California Wins Men’s NCAA Team Title, Texas Falls Short; Kenyon Streak Ends At Division III Meet

California Wins Men’s NCAA Team Title, Texas Falls Short; Kenyon Streak Ends At Division III Meet


March 26, 2011

University of California at Berkeley won its first men’s NCAA swimming title in 31 years late Saturday night.

After a dominating second day, the Bears wrapped up the title and held off defending champion Texas on the third and final day with 493 points, nearly a 64-point margin over the Longhorns at the NCAA Division I Men’s Swimming and Diving Championships at the University of Minnesota Aquatic Center in Minneapolis.

The Bears clinched the title with a win in the 400-yard freestyle relay in 2:47.39 with Graeme Moore, Josh Daniels, Tom Shields and Nathan Adrian.

It is California’s third men’s team title and first since winning back-to-back titles in 1979 and 1980. It was also head coach’s Dave Durden’s first title. Durden was selected the Swimming Coach of the Championships.

It is the first time since 1994 a college has won the men’s and women’s team title.

“We knew we could do something special,” said Adrian selected as the Swimmer of the Meet. “It’s great to finally win it.”

Earlier on Saturday, after barely qualifying in the morning prelims, Adrian also won the 100-yard freestyle in 41.10, just off his American record of 41.08. It was his third consecutive win in the event at NCAAs.

Texas needed to win the relay and the Bears had to finish sixth or worse for the Longhorns to defend their title. Texas finished fourth in the relay.

Texas finished second with 470 ½ points. It was the ninth NCAA runner-up finish for Texas coach Eddie Reese to go with his ten NCAA titles.

Stanford was third with 403 points, Arizona with outgoing head coach Frank Busch was fourth with 302 and Florida was fifth with 291 points. Busch now takes on the role as the new U.S. national team director.

“I’m really proud of how everyone raced all weekend,” Florida coach Gregg Troy said. “We raced tough all season long and went through some adversity this week but we still hung in there tight. We still feel like we could have been a little bit better, but overall it was a really great season.”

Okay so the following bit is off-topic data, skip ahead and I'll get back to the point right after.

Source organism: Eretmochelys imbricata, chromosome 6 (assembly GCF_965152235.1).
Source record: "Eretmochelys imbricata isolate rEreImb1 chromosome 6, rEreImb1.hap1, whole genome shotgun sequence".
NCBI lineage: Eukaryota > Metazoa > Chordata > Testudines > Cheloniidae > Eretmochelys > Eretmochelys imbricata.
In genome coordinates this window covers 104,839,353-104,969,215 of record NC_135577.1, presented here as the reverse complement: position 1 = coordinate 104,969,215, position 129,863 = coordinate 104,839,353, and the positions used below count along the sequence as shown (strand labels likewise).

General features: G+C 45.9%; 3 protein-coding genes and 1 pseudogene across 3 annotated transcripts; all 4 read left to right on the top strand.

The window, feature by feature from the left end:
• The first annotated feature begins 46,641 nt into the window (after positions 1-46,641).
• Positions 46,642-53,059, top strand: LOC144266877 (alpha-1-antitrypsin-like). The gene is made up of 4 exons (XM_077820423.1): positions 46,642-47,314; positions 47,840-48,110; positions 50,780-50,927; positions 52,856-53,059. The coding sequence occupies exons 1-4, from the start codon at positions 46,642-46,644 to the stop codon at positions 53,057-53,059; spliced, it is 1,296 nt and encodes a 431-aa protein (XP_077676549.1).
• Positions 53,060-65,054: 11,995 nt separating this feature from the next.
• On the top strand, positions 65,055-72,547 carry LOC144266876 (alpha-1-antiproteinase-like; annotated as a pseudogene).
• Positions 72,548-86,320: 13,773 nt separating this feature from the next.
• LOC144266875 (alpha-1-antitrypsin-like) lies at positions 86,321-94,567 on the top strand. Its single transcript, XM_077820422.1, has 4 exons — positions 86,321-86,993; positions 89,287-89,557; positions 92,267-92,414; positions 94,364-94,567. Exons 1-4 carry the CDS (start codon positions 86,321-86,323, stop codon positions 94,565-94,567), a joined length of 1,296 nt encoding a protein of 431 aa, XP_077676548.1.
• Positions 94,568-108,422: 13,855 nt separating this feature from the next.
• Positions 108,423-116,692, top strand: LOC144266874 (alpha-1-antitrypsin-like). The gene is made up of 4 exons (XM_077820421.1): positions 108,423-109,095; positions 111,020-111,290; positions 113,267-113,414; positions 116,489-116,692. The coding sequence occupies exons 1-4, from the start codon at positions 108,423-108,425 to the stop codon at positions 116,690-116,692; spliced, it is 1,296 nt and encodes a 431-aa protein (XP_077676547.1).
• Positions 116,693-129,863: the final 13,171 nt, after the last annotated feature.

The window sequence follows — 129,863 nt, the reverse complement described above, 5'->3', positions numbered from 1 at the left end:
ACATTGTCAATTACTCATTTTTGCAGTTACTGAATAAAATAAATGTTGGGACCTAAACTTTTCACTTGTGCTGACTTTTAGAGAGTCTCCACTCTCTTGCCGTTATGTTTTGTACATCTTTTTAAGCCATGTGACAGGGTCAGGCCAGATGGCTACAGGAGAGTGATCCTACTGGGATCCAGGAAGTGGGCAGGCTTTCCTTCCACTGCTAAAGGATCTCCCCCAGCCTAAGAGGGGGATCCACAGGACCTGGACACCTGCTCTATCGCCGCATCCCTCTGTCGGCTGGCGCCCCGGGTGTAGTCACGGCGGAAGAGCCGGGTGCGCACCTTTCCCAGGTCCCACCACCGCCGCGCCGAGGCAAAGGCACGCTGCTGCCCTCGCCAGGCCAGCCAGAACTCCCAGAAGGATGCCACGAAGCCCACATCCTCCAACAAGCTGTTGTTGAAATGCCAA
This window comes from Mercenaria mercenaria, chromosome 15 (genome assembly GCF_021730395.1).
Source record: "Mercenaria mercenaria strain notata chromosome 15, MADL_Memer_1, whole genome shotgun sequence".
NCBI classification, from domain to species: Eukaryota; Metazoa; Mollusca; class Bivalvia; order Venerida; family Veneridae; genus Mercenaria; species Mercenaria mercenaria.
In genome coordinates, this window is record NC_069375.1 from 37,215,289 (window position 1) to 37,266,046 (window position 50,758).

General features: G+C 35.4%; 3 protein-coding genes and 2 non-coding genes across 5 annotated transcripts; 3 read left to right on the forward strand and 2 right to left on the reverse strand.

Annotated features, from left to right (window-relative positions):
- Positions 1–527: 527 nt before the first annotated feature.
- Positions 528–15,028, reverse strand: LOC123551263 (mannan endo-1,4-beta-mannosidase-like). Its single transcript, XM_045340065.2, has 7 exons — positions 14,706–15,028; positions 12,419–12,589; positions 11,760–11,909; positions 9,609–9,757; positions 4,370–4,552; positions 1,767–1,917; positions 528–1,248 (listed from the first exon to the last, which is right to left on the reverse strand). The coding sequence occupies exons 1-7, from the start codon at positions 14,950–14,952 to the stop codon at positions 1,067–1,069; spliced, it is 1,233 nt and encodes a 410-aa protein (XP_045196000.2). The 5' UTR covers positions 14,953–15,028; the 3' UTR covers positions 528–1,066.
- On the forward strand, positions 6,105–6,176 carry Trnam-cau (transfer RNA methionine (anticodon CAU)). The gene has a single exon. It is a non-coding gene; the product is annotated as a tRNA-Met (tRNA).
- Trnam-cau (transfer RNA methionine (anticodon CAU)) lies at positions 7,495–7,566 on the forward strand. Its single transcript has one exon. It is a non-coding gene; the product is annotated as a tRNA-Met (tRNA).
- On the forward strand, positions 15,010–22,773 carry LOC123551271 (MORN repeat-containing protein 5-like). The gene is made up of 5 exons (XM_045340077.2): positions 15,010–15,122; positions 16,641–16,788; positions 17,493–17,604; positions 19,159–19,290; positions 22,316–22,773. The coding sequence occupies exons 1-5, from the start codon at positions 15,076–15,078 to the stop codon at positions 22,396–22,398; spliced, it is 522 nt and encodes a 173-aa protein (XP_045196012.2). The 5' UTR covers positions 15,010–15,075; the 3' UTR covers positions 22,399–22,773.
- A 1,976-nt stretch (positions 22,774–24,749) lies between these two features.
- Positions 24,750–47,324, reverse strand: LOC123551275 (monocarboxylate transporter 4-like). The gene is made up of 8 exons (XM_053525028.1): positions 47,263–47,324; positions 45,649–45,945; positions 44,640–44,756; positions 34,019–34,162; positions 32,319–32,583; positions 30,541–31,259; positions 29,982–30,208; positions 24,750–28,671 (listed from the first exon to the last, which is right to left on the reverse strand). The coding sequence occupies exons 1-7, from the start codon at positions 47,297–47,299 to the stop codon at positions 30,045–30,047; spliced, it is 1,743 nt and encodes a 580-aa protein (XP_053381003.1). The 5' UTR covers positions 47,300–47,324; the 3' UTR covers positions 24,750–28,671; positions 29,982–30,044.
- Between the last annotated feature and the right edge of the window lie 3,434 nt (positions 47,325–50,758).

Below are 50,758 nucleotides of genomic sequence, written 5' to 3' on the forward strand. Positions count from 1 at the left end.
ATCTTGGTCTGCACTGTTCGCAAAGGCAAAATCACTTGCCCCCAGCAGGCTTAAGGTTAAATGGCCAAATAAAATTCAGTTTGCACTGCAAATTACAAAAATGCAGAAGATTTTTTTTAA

Texas’ Michael McBroom won the grueling 1,650-yard freestyle in 14:32.86 and became the first Longhorn to ever win the distance event.

Arizona’s Cory Chitwood, still recovering from a broken hand suffered last month, defended his title in the 200-yard backstroke by out-touching Indiana’s Eric Ress in 1:38.84, just .12 seconds ahead of Ress.

Eric Friedland of Texas added to the Longhorn shortlived excitement by winning the 200-yard breaststroke in 1:52.43. Florida State’s Rob Holderness was seventh in 1:54.82 and earned All-American honors. After the breaststroke Texas enjoyed the lead briefly, 426.5-426.

Redemption was sweet for Georgia’s Mark Dylla who won the 200-yard butterfly in 1:40.60 a year after winning the event but getting disqualified for an illegal one-hand touch. He overtook California’s Tom Shields in the final 25 yards. Florida’s Marcin Cieslak was fourth in 1:42.13 and Gator teammate Sebastien Rousseau was seventh in 1:43.15.

Purdue’s David Boudia was denied his third NCAA title of the weekend finishing second behind Duke’s Nick McCrory on the 10-meter platform for the second year in a row. McCrory won with 548.90 points. Boudia finished with 479.10. Boudia, who won two NCAA titles, was named the Diver of the Meet and Purdue coach Adam Soldati was selected Coach of the Meet.


Kenyon College saw its 31 consecutive national championship streak end when Denison won the NCAA Division III Men’s National Championships in Knoxville, Tenn. In an incredible finish, Denison captured the title by one point, 500.5-499.5. It is the first time since 1979 Kenyon has been beaten. In the women’s competition Emory won its second consecutive team title.

Sharon Robb can be reached at

Author: South Florida Aquatic Club - SOFLO Swimming

Welcome to the South Florida Aquatic club, a premier community swim team dedicated to providing opportunity and encouragement to all team members, from the beginner to the seasoned Olympic athlete in their pursuit of excellence. The year-round development program for competitive swimming features life-enhancing qualities including integrity, discipline, teamwork, sportsmanship and health and fitness. We invite you to navigate the club’s portal for information about the team.

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